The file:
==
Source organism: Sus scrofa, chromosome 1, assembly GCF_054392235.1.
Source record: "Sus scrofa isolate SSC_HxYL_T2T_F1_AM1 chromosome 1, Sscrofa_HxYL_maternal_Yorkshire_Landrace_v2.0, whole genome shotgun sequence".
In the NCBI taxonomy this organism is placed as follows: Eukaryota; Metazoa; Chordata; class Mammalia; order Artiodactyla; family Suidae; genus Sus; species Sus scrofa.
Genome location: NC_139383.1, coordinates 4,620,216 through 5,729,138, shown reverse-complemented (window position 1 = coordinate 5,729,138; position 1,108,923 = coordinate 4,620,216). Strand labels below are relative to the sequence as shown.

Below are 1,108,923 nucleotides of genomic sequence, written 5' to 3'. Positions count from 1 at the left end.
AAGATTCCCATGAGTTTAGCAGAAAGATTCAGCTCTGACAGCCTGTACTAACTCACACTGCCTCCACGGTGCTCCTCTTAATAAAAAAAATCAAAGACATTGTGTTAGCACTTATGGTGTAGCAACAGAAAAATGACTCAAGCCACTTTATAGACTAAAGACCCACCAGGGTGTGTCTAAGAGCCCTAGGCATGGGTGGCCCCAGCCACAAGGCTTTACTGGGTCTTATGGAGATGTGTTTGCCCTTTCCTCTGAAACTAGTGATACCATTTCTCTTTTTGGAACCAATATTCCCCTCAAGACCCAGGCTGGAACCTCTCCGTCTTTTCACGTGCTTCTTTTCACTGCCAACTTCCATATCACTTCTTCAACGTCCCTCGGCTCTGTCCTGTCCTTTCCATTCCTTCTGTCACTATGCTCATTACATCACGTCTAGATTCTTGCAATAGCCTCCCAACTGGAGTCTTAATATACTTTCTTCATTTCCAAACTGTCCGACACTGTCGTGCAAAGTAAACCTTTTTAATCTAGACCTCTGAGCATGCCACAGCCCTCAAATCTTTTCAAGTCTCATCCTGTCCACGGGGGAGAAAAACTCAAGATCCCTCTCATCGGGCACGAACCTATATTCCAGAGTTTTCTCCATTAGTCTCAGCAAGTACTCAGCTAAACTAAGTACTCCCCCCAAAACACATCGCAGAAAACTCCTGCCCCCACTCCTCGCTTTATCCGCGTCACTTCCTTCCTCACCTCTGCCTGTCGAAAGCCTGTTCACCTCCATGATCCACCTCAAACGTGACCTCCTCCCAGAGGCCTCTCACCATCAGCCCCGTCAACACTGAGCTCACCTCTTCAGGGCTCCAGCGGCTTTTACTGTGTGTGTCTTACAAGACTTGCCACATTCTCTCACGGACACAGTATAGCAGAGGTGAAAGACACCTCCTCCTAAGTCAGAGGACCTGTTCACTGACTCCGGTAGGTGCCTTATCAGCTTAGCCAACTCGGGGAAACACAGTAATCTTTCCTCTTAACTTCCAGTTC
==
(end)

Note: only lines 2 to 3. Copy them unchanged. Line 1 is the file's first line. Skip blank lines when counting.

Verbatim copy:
Source record: "Sus scrofa isolate SSC_HxYL_T2T_F1_AM1 chromosome 1, Sscrofa_HxYL_maternal_Yorkshire_Landrace_v2.0, whole genome shotgun sequence".
In the NCBI taxonomy this organism is placed as follows: Eukaryota; Metazoa; Chordata; class Mammalia; order Artiodactyla; family Suidae; genus Sus; species Sus scrofa.